The womb-wrenching flub was caused when heat levels unexpectedly rose inside a liquid nitrogen tank at the fertility center, "compromising" up to 2,000 eggs and embryos, DePompei admitted in a Facebook post. Some of the samples were provided in the 1980s. "We are committed to getting answers and working with patients individually to address their concerns", the University Hospitals statement said.
Patients typically pay about $12,000 without insurance for in vitro fertilization.
The failure resulted in the temperature in the tank becoming warmer than it should be, which means numerous eggs and embryos in the tank may no longer be viable, according to Patti DePompei, president, UH MacDonald Women's Hospital and UH Rainbow Babies & Children's Hospital.
The process of removing and freezing a woman's eggs is arduous and can cost upward of $10,000, plus hundreds of dollars in yearly storage fees. When embryologists arrived at the center Sunday morning, an alarm alerted them to a temperature change in the tank, administrators told the Plain Dealer.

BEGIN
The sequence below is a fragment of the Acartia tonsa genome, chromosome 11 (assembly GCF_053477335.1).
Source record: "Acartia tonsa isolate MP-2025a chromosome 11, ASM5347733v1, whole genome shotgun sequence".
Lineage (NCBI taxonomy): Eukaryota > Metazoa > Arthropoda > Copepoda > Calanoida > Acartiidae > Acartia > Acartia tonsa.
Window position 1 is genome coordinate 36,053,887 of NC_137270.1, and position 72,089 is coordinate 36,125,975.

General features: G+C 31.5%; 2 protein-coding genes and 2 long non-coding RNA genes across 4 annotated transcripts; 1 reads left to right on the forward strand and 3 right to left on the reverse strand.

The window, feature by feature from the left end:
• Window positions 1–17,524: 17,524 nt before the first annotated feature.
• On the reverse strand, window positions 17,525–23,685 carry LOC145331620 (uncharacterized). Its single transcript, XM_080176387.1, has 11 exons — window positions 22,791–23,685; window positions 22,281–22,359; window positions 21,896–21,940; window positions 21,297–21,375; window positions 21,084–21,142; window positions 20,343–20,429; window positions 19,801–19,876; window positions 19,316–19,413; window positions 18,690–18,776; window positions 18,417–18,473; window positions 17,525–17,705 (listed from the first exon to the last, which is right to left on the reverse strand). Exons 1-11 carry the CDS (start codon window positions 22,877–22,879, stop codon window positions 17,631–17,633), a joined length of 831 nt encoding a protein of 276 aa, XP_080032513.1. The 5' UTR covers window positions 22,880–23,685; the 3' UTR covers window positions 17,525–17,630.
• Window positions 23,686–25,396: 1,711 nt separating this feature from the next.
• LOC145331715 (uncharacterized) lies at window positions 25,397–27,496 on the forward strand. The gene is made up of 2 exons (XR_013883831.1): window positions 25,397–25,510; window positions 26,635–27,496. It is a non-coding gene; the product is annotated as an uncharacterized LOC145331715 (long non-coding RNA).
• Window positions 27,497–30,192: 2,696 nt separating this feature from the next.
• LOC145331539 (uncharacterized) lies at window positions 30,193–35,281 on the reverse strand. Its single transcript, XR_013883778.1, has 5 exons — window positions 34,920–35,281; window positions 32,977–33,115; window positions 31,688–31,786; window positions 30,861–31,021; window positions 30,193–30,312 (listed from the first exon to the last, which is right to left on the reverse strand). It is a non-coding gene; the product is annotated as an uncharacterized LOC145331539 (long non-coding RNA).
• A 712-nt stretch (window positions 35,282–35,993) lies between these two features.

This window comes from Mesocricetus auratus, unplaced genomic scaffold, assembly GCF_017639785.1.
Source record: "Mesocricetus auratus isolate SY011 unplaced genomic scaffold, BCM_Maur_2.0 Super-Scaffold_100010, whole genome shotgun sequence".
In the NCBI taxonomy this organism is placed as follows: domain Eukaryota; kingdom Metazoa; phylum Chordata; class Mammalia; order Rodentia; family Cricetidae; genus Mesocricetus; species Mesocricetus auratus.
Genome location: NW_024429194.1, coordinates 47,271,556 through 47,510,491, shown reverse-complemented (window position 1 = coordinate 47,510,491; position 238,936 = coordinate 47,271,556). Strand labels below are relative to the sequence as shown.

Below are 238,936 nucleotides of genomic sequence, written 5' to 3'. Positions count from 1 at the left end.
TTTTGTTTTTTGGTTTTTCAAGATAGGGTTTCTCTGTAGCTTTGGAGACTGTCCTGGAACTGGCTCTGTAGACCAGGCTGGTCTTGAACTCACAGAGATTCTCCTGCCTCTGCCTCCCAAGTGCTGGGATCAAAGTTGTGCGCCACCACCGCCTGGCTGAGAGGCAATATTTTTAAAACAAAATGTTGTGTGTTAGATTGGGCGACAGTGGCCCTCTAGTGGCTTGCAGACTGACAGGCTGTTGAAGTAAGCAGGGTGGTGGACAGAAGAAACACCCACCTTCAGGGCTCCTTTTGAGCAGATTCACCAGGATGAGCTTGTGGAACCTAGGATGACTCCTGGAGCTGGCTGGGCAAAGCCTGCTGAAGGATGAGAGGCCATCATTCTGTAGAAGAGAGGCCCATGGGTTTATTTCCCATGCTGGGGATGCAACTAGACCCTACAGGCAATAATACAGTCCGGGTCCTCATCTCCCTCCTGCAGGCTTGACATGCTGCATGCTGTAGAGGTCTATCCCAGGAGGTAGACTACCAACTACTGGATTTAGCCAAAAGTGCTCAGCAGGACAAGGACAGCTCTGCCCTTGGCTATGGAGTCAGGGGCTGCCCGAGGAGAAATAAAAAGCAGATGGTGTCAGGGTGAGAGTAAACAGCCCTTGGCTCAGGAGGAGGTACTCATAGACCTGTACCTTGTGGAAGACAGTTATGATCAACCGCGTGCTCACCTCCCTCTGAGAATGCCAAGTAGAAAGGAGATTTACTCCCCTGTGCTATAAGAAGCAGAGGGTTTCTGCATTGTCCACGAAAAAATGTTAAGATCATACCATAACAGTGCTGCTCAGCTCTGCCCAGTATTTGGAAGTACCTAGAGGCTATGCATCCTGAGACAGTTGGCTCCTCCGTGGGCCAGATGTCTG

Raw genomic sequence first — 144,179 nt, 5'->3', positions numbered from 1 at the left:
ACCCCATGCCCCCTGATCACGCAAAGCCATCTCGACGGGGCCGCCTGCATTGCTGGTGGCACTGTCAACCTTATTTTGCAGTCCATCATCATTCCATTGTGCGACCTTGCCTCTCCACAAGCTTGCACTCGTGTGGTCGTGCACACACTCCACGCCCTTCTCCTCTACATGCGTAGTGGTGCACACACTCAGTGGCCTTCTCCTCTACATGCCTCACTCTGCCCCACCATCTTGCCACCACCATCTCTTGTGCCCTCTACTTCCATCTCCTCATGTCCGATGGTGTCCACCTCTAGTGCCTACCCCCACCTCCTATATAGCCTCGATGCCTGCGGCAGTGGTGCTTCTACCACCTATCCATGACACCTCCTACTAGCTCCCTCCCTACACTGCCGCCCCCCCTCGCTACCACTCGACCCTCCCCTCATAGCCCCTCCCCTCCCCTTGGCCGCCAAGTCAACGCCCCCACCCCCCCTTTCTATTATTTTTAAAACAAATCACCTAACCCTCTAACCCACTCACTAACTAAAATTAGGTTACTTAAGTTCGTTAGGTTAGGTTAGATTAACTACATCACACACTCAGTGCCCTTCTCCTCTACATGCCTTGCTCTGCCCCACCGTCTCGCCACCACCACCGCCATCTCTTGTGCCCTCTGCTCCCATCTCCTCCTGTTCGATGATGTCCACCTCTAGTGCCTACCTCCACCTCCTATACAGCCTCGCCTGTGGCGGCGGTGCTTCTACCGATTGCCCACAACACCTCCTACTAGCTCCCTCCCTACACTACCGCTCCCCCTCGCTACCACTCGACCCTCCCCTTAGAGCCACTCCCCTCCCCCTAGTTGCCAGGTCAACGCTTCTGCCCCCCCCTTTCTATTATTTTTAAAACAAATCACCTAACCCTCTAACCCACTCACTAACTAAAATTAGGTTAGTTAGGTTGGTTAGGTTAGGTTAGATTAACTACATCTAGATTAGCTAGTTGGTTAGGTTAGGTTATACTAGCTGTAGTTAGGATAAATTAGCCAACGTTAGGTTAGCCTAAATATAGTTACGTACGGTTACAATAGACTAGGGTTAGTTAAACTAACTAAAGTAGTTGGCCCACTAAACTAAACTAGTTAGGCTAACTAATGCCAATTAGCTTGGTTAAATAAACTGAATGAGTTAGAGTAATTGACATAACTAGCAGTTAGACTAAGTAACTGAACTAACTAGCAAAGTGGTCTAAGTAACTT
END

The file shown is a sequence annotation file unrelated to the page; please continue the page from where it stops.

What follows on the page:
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The incident comes as a growing number of women choose to freeze their eggs due to illness, or because they are concerned that the quality and quantity of their eggs will drop over time.
This story has been corrected to show that around 700 patients are affected, not 500 patients.
The hospital said it does not yet know what caused the problem and is investigating.
All of the samples have been moved to another storage tank at the facility. None of the eggs or embryos will be destroyed, WKYC reported, and University Hospitals has reported the incident to federal regulators. "We have already initiated contact with all of our patients to inform them and respond to their questions, and set up a designated call center to arrange personal meetings or calls with their physicians". "Obviously the situation that occurred here is devastating for the families involved, and it's devastating for. our staff", DePompei tells NBC News.